Chromium on FreeBSD

Good news everyone! Chromium is now perfectly usable on FreeBSD.
The longstanding hanging tab bug has been resolved. See also PR 212812 and this this FreeBSD forum post.

This was fixed in r337328 but is not yet available in 11.2-RELEASE. Fortunately there are temporary fixes too that you can use while waiting for the patch to be included in the next release.

First add this line to /etc/sysctl.conf:

net.local.stream.recvspace=16384

Second use a memory backed filesystem for the chromium cache. A script to do so was included in the chromium package, but it has since been removed now that a proper fix is coming in.

But if you want to do this manually, first ensure that ~/.cache/chromium directory exists and is empty. Then in /etc/fstab add this line with $USER changed accordingly:

md /home/$USER/.cache/chromium mfs rw,late,noatime,noexec,nosuid,-w$USER:$USER,-s300m 2 0

This will mount the chromium cache path on an UFS partition over a memory backed virtual disk.

I’ve been testing this for several days now and it works like a charm. Don’t forget to remove this workaround when you are past r337328 though.

Random wallpapers

If you ever want to randomly change your wallpapers every few minutes, hours or whatever, I just made a script to do just that. You can find it here.

This script will at regular interval select a random file within the specified directory and use the specified command to use it as a wallpaper. For example if you want to change your wallpaper every 10 minutes with a picture in ~/Pictures/wallpapers.

wp-random.sh 600 ~/Pictures/wallpapers/ feh --bg-scale

Note that we use feh here to setup the wallpaper, but you can use any command you like.

You can use SIGUSR1 to redraw the current wallpaper (for example if you just enabled the VGA output and the background needs a redraw), or SIGUSR2 to force the selection of another wallpaper:


WP_RANDOM_PID=$(cat /tmp/wp-random_$DISPLAY.pid)

# Redraw current wallpaper
kill -SIGUSR1 "$WP_RANDOM_PID"

# Select another wallpaper
kill -SIGUSR2 "$WP_RANDOM_PID"

D-Link DIR AP and IPv6

If you have one of those very common D-Link DIR WiFi router/AP (such as the DIR-605L rev B2), you should know that they don’t get very well with IPv6. At least the vendor firmware doesn’t. Probably most people around here don’t even know and probably don’t even care. But that’s really no good 🙁

Apparently not all IPv6 messages seem to get through. ICMP6 echo-request on link-local addresses are not a problem. However RS messages between Ethernet ports don’t always get through. Here is a little diagram of what goes through and what doesn’t:

This was tested with FreeBSD 11.1-RELEASE-p9 and Debian 9.4.0 and on two different hosts (my trusty ol’ ThinkPad X201 and a homemade station with a Ralink Ethernet card). Still a lot of packets to test though. Don’t know if IPv6 packets themselves go through or not. However RS/RA don’t and that’s sufficient to make IPv6 completely unusable.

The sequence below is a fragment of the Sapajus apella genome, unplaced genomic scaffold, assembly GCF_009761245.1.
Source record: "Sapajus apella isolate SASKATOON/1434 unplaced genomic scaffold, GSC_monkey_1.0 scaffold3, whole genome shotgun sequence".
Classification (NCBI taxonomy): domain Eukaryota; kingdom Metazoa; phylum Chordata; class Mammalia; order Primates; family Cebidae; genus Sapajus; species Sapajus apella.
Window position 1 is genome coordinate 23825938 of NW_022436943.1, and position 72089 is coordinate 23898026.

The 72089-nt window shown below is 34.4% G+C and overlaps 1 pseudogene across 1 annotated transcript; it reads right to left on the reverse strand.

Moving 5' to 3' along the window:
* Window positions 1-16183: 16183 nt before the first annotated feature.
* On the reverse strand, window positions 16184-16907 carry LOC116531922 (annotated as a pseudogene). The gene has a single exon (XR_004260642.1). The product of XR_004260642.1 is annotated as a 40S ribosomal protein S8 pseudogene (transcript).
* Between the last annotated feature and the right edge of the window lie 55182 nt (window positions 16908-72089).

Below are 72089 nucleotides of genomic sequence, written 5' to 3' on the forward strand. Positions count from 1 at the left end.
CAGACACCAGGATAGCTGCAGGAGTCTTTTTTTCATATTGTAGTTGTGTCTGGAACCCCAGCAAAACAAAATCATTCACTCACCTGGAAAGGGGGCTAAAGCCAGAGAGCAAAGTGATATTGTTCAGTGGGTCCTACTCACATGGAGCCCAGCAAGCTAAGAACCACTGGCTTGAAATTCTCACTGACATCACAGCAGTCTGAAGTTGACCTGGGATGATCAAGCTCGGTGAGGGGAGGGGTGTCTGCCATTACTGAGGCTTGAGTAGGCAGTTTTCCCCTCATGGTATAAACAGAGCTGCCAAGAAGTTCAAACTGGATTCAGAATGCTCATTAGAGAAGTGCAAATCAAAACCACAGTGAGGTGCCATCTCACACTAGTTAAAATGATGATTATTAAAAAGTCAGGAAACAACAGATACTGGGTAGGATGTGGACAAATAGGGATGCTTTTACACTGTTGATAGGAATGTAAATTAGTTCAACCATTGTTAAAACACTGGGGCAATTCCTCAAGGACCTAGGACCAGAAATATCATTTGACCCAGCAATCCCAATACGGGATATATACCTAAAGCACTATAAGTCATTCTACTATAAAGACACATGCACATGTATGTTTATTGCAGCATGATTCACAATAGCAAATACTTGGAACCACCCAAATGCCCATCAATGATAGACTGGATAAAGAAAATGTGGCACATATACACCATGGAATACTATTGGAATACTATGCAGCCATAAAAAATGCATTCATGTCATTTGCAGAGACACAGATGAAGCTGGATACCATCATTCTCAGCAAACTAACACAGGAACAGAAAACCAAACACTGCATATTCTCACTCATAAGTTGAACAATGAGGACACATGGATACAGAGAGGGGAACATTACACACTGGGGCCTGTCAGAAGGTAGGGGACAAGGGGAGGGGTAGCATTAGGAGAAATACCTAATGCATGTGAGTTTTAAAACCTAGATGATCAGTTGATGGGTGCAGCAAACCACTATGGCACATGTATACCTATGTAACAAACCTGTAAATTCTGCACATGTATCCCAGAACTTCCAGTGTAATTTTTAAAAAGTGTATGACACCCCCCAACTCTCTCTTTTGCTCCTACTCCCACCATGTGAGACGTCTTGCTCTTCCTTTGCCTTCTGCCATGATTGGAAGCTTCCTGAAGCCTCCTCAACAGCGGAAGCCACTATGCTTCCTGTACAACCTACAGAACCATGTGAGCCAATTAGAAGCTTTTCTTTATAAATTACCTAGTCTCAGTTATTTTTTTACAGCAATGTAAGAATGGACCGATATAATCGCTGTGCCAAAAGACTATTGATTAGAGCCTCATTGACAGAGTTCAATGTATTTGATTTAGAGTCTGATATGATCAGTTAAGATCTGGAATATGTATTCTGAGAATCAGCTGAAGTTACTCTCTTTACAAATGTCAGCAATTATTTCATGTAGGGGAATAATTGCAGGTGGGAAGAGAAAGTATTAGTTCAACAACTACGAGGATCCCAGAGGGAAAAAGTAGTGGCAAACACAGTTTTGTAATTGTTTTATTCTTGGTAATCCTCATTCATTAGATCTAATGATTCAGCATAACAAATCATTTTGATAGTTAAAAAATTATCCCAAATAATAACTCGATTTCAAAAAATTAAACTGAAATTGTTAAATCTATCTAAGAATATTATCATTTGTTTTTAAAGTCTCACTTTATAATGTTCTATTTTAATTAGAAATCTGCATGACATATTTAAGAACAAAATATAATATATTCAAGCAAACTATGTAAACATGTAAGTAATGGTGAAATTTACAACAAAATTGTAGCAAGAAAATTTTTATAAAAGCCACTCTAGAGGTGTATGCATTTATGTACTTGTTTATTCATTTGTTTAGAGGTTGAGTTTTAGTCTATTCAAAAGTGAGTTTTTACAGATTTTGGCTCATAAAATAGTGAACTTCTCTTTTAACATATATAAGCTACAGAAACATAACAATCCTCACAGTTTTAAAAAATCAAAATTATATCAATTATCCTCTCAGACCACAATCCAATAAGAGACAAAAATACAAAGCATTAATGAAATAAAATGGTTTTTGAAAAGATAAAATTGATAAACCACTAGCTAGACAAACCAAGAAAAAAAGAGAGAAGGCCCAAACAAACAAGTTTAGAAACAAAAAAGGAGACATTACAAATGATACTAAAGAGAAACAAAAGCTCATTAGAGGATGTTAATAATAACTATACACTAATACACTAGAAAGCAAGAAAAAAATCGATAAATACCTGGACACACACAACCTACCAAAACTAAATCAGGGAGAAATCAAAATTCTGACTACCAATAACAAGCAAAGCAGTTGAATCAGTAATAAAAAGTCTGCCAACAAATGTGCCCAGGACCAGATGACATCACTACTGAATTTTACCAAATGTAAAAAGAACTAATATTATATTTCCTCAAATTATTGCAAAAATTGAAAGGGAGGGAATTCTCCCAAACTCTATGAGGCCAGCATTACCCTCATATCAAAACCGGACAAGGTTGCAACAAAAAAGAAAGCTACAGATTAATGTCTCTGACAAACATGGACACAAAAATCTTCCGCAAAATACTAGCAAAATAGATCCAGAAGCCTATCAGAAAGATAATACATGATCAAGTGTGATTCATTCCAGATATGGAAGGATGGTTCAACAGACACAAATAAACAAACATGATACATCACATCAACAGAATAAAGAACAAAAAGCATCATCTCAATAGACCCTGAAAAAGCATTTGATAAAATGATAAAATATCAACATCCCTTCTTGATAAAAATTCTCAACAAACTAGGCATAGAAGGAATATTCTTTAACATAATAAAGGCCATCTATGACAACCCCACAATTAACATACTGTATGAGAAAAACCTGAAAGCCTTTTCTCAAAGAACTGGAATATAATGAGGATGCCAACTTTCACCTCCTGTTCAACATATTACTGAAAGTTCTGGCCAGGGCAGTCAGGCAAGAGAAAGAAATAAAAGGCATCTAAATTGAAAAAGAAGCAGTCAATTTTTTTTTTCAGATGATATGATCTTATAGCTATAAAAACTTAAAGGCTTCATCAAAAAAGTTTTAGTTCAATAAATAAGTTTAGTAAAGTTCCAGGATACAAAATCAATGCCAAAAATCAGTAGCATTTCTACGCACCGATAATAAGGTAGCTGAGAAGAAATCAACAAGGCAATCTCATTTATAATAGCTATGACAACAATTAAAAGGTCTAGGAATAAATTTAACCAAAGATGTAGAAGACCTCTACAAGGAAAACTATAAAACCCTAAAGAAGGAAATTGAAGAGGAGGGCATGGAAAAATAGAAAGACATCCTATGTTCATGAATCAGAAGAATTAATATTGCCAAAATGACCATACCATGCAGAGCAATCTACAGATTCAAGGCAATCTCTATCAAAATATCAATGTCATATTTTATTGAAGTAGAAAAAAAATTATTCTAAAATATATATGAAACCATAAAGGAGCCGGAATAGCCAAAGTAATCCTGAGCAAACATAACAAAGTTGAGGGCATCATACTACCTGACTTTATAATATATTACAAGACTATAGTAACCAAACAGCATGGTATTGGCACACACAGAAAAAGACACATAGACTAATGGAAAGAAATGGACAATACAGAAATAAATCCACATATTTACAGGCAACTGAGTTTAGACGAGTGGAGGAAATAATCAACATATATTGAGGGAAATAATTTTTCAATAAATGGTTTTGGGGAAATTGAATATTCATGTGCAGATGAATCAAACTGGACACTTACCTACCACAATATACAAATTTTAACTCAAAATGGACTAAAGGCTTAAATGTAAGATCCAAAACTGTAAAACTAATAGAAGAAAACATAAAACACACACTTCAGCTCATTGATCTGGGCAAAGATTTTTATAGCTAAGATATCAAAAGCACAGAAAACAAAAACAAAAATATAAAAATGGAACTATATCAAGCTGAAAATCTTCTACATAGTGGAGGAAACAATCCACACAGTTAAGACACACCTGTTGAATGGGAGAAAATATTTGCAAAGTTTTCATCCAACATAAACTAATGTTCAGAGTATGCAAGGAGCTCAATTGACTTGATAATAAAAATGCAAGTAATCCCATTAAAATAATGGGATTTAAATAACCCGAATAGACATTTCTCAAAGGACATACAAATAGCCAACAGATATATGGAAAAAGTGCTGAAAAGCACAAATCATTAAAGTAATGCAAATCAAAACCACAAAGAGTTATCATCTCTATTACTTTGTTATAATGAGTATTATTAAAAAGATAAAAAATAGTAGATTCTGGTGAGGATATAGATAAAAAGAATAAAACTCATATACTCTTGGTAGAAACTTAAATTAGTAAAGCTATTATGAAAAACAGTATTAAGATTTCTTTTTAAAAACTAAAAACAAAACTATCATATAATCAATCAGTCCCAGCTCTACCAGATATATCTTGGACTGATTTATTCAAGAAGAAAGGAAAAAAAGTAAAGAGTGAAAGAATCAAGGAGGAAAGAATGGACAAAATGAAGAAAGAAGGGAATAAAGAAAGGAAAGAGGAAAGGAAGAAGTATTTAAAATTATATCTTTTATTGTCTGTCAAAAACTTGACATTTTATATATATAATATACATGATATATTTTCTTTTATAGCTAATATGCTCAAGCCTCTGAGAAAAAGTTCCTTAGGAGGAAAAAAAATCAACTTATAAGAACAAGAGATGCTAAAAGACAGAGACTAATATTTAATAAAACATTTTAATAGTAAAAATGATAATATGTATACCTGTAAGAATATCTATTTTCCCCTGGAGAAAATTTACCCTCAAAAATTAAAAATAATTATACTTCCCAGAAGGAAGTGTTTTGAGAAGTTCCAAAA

I will update the figure above when I know more. Although that may be never, don’t know yet. One solution would be to upgrade the firmware to either DD-WRT or Tomato router. However those are not supporter on the DIR 605L rev B2. Also this was supposed to be a replacement and we already bought a much better alternative.

FreeBSD on Intel Broadwell

Around two years ago I posted about using FreeBSD 10 on the X250. A great deal has happened since then.

It is now possible to use the Intel Broadwell integrated graphic card (among others) under FreeBSD-CURRENT FreeBSD-STABLE! Also if I’m right, this will be integrated in FreeBSD 11.2-RELEASE. What a great day it is for FreeBSD on the desktop. I bet FreeBSD 12 will be truly great!

Note that it works much better on STABLE now than CURRENT because CURRENT is -well- not that stable…

So if you want to try this now, what you first need to do is to upgrade to the STABLE branch. For this you need to fetch the source, buildworld, buildkernel and installworld. Here is a very quick tuto (that you may need to adapt though). You can also find this here.


# Don't forget to upgrade RELEASE
# in any case that there were any bugs in the building tools.
freebsd-update fetch
freebsd-update install
reboot
freebsd-update install

# Replace the current source tree with STABLE.
mv /usr/src /usr/src-RELEASE
svn checkout svn://svn.freebsd.org/base/stable/11 /usr/src

# Build! Build! Build!
cd /usr/src
make buildworld -j4

# Customize (while you are at it) and build STABLE kernel.
cd /usr/src/sys/amd64/conf
cp GENERIC {YOUR-CONF}
vim {YOUR-CONF}
cd /usr/src
make buildkernel KERNCONF={YOUR-CONF}
make installkernel KERNCONF={YOUR-CONF}
reboot

# Now it's time to install world over the new kernel.
# In the meantime we also update configuration files
# with mergemaster.
mergemaster -p
cd /usr/src
make installworld
mergemaster -Ui
reboot

Now that your are on the latest STABLE, you can update the ports tree and install drm-next.


# Install ports tree if needed.
portsnap fetch
portsnap extract

# Install drm-next.
cd /usr/ports/graphics/drm-next-kmod
make install clean

Finally you must tell rc.conf to use the new i915 module instead. That is, add in /etc/rc.conf:


kld_list="/boot/modules/i915kms.ko"

Just one final reboot and you are done! Test this with the xorg and mesa-demos ports. Just startx from your user and check /var/log/Xorg.0.log to see if the intel driver was correctly loaded.